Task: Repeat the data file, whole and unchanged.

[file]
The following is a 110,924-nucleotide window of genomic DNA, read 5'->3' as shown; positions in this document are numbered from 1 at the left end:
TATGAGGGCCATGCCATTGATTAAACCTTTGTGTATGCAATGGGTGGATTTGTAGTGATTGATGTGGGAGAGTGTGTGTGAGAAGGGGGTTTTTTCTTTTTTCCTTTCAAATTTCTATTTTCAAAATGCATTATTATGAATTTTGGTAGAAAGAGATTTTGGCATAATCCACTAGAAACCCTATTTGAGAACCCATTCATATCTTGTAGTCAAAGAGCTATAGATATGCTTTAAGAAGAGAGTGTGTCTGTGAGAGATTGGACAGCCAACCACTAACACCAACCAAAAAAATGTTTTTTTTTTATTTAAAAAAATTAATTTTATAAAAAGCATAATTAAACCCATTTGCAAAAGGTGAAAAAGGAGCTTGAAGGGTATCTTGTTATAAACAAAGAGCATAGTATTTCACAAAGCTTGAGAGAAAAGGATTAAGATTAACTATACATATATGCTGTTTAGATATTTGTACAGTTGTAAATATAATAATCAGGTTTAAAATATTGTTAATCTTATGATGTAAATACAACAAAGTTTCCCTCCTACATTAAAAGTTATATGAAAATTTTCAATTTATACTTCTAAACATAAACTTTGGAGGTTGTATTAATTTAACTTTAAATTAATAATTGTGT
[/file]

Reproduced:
The following is a 110,924-nucleotide window of genomic DNA, read 5'->3' as shown; positions in this document are numbered from 1 at the left end:
TATGAGGGCCATGCCATTGATTAAACCTTTGTGTATGCAATGGGTGGATTTGTAGTGATTGATGTGGGAGAGTGTGTGTGAGAAGGGGGTTTTTTCTTTTTTCCTTTCAAATTTCTATTTTCAAAATGCATTATTATGAATTTTGGTAGAAAGAGATTTTGGCATAATCCACTAGAAACCCTATTTGAGAACCCATTCATATCTTGTAGTCAAAGAGCTATAGATATGCTTTAAGAAGAGAGTGTGTCTGTGAGAGATTGGACAGCCAACCACTAACACCAACCAAAAAAATGTTTTTTTTTTATTTAAAAAAATTAATTTTATAAAAAGCATAATTAAACCCATTTGCAAAAGGTGAAAAAGGAGCTTGAAGGGTATCTTGTTATAAACAAAGAGCATAGTATTTCACAAAGCTTGAGAGAAAAGGATTAAGATTAACTATACATATATGCTGTTTAGATATTTGTACAGTTGTAAATATAATAATCAGGTTTAAAATATTGTTAATCTTATGATGTAAATACAACAAAGTTTCCCTCCTACATTAAAAGTTATATGAAAATTTTCAATTTATACTTCTAAACATAAACTTTGGAGGTTGTATTAATTTAACTTTAAATTAATAATTGTGT